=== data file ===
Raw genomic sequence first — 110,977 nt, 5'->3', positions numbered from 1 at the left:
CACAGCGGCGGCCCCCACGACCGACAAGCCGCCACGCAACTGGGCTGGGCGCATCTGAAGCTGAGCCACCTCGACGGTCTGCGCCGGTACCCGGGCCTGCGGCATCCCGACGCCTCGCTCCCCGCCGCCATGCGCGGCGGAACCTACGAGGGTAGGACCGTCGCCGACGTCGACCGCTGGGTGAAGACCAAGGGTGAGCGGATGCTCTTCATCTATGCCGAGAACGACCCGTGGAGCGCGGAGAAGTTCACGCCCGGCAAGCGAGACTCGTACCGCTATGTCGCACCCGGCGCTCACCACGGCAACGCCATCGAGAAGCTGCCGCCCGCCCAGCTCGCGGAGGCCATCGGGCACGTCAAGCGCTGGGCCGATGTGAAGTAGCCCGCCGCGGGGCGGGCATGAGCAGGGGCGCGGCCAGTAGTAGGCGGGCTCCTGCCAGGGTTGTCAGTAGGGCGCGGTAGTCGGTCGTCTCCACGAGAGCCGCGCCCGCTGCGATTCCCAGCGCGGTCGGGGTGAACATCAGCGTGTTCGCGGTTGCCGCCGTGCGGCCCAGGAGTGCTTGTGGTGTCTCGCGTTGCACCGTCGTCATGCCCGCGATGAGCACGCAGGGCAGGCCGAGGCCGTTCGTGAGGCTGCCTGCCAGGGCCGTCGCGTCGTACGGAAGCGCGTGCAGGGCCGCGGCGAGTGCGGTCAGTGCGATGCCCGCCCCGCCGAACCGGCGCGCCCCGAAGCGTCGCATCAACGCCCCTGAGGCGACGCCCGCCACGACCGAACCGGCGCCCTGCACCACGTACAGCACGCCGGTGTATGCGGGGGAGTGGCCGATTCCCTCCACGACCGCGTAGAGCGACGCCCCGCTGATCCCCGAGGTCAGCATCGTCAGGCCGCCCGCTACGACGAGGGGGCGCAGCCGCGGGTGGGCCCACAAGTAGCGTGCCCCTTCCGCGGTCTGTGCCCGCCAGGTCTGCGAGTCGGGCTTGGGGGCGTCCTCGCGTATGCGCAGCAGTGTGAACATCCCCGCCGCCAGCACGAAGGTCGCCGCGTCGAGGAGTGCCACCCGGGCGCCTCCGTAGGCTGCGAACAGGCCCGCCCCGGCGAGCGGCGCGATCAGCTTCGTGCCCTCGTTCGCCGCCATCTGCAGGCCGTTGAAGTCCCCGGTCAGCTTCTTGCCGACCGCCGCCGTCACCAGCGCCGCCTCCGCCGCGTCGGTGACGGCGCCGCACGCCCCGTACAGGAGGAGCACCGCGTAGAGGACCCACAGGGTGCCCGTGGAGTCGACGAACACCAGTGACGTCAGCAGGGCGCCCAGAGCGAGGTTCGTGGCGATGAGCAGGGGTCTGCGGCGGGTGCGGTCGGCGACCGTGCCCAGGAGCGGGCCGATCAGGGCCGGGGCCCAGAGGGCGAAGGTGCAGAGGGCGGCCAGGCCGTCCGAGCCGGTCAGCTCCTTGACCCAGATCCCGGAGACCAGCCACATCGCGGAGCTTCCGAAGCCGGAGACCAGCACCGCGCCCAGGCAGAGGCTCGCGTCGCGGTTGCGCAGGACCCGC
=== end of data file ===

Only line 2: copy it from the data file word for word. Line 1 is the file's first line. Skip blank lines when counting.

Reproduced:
CACAGCGGCGGCCCCCACGACCGACAAGCCGCCACGCAACTGGGCTGGGCGCATCTGAAGCTGAGCCACCTCGACGGTCTGCGCCGGTACCCGGGCCTGCGGCATCCCGACGCCTCGCTCCCCGCCGCCATGCGCGGCGGAACCTACGAGGGTAGGACCGTCGCCGACGTCGACCGCTGGGTGAAGACCAAGGGTGAGCGGATGCTCTTCATCTATGCCGAGAACGACCCGTGGAGCGCGGAGAAGTTCACGCCCGGCAAGCGAGACTCGTACCGCTATGTCGCACCCGGCGCTCACCACGGCAACGCCATCGAGAAGCTGCCGCCCGCCCAGCTCGCGGAGGCCATCGGGCACGTCAAGCGCTGGGCCGATGTGAAGTAGCCCGCCGCGGGGCGGGCATGAGCAGGGGCGCGGCCAGTAGTAGGCGGGCTCCTGCCAGGGTTGTCAGTAGGGCGCGGTAGTCGGTCGTCTCCACGAGAGCCGCGCCCGCTGCGATTCCCAGCGCGGTCGGGGTGAACATCAGCGTGTTCGCGGTTGCCGCCGTGCGGCCCAGGAGTGCTTGTGGTGTCTCGCGTTGCACCGTCGTCATGCCCGCGATGAGCACGCAGGGCAGGCCGAGGCCGTTCGTGAGGCTGCCTGCCAGGGCCGTCGCGTCGTACGGAAGCGCGTGCAGGGCCGCGGCGAGTGCGGTCAGTGCGATGCCCGCCCCGCCGAACCGGCGCGCCCCGAAGCGTCGCATCAACGCCCCTGAGGCGACGCCCGCCACGACCGAACCGGCGCCCTGCACCACGTACAGCACGCCGGTGTATGCGGGGGAGTGGCCGATTCCCTCCACGACCGCGTAGAGCGACGCCCCGCTGATCCCCGAGGTCAGCATCGTCAGGCCGCCCGCTACGACGAGGGGGCGCAGCCGCGGGTGGGCCCACAAGTAGCGTGCCCCTTCCGCGGTCTGTGCCCGCCAGGTCTGCGAGTCGGGCTTGGGGGCGTCCTCGCGTATGCGCAGCAGTGTGAACATCCCCGCCGCCAGCACGAAGGTCGCCGCGTCGAGGAGTGCCACCCGGGCGCCTCCGTAGGCTGCGAACAGGCCCGCCCCGGCGAGCGGCGCGATCAGCTTCGTGCCCTCGTTCGCCGCCATCTGCAGGCCGTTGAAGTCCCCGGTCAGCTTCTTGCCGACCGCCGCCGTCACCAGCGCCGCCTCCGCCGCGTCGGTGACGGCGCCGCACGCCCCGTACAGGAGGAGCACCGCGTAGAGGACCCACAGGGTGCCCGTGGAGTCGACGAACACCAGTGACGTCAGCAGGGCGCCCAGAGCGAGGTTCGTGGCGATGAGCAGGGGTCTGCGGCGGGTGCGGTCGGCGACCGTGCCCAGGAGCGGGCCGATCAGGGCCGGGGCCCAGAGGGCGAAGGTGCAGAGGGCGGCCAGGCCGTCCGAGCCGGTCAGCTCCTTGACCCAGATCCCGGAGACCAGCCACATCGCGGAGCTTCCGAAGCCGGAGACCAGCACCGCGCCCAGGCAGAGGCTCGCGTCGCGGTTGCGCAGGACCCGC